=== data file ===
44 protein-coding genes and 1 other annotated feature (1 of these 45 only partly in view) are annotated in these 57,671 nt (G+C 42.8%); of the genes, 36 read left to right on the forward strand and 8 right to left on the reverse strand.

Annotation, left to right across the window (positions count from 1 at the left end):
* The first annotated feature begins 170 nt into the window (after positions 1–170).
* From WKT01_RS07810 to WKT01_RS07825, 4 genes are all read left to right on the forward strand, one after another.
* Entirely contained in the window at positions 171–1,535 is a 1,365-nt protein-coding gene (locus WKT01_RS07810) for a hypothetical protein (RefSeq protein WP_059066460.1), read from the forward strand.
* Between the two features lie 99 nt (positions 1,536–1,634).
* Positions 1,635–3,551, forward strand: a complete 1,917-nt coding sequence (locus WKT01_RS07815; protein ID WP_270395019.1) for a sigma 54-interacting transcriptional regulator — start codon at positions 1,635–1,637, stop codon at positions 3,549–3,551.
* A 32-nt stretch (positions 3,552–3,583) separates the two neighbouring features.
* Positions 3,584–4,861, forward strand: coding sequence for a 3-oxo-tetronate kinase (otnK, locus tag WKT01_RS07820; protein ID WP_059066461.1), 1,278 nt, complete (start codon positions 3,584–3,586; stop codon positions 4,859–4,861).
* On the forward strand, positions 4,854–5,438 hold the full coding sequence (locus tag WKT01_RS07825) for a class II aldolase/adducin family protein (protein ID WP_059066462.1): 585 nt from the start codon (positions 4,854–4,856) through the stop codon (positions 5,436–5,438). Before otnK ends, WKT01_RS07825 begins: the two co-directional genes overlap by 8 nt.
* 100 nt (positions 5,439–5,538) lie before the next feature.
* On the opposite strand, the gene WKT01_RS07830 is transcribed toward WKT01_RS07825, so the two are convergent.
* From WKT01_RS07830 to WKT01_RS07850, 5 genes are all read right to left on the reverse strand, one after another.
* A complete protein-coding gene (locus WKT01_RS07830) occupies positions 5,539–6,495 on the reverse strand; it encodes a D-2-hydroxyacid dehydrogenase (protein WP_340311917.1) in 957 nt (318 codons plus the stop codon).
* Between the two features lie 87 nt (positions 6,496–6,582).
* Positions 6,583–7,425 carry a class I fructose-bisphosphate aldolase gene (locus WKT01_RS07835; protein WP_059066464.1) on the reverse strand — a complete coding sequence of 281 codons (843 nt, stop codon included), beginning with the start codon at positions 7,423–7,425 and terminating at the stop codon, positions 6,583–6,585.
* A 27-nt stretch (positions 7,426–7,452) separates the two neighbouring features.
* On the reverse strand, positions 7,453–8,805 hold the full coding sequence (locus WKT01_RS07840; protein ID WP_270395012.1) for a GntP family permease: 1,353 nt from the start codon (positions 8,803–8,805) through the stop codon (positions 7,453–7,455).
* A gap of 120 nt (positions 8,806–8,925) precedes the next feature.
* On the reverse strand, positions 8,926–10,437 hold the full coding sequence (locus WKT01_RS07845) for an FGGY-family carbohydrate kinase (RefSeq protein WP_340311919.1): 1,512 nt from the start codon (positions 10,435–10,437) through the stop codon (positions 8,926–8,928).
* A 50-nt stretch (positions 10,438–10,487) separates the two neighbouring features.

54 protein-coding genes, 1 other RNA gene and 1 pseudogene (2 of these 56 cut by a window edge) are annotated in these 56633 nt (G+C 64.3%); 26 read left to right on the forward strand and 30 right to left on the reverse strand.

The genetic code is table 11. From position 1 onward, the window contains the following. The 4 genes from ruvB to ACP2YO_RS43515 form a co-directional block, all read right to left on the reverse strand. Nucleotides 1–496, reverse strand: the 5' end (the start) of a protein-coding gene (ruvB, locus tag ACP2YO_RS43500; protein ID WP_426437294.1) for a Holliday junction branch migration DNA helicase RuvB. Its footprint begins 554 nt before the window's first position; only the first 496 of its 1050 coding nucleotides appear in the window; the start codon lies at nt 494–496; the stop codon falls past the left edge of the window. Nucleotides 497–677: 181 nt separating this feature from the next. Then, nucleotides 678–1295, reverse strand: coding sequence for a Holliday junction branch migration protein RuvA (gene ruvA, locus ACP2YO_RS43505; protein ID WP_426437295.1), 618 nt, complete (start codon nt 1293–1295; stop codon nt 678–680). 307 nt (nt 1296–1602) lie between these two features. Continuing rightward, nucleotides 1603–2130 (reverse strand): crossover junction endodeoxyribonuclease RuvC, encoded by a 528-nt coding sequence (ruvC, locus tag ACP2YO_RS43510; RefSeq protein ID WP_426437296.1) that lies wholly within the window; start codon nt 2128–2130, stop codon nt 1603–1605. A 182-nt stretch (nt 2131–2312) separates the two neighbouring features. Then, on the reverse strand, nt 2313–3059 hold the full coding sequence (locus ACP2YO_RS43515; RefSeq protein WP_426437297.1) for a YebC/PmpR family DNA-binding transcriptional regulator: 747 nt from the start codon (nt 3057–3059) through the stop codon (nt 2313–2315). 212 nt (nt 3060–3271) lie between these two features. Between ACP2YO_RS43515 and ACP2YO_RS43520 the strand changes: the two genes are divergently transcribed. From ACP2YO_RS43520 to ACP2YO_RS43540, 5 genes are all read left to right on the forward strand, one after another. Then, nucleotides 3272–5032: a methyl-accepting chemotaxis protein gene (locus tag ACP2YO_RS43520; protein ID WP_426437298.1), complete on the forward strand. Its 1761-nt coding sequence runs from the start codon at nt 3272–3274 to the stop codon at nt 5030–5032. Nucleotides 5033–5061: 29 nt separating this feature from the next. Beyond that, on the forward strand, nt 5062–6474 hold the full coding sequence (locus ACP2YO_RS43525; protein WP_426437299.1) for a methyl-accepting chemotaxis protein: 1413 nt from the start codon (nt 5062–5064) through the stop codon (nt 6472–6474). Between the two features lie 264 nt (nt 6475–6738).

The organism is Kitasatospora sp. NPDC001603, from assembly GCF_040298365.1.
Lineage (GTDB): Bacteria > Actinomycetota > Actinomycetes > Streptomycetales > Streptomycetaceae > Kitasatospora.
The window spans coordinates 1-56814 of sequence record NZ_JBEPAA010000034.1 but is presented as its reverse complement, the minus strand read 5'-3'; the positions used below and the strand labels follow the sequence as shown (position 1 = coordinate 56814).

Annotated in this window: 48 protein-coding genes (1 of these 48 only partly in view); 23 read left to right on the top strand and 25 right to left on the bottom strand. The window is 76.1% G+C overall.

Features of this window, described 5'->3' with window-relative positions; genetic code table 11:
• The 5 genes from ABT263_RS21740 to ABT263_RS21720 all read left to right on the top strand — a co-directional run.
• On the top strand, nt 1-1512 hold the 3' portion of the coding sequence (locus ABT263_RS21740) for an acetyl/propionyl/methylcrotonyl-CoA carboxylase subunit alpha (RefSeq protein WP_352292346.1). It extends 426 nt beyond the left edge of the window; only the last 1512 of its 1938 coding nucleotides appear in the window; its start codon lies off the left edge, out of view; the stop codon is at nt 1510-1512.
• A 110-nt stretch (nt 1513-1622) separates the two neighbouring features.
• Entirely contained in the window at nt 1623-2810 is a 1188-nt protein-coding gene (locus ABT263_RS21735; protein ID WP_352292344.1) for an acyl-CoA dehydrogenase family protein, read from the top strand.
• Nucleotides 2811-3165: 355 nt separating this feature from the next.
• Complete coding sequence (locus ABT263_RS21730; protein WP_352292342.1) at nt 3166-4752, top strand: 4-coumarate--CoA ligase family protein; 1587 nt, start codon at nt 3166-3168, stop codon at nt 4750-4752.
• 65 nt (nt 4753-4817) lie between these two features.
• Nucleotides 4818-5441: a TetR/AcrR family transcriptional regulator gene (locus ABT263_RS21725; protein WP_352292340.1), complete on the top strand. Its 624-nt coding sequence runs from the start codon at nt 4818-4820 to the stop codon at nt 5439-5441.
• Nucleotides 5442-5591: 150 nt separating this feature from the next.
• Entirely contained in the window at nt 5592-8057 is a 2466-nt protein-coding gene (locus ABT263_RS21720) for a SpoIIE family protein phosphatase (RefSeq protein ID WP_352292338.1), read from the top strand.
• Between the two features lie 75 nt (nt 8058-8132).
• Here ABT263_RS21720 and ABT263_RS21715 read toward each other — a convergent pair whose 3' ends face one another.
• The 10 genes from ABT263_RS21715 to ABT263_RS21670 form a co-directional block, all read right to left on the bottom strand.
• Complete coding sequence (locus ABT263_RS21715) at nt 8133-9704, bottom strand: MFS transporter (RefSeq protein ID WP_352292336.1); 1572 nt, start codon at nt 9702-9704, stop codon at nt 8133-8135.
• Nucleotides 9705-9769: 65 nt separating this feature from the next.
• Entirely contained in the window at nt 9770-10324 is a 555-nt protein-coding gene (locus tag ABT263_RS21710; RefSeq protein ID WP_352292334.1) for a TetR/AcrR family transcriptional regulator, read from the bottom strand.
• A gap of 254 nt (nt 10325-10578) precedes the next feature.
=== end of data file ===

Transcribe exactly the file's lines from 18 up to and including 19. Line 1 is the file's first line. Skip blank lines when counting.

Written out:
* On the reverse strand, positions 7,453–8,805 hold the full coding sequence (locus WKT01_RS07840; protein ID WP_270395012.1) for a GntP family permease: 1,353 nt from the start codon (positions 8,803–8,805) through the stop codon (positions 7,453–7,455).
* A gap of 120 nt (positions 8,806–8,925) precedes the next feature.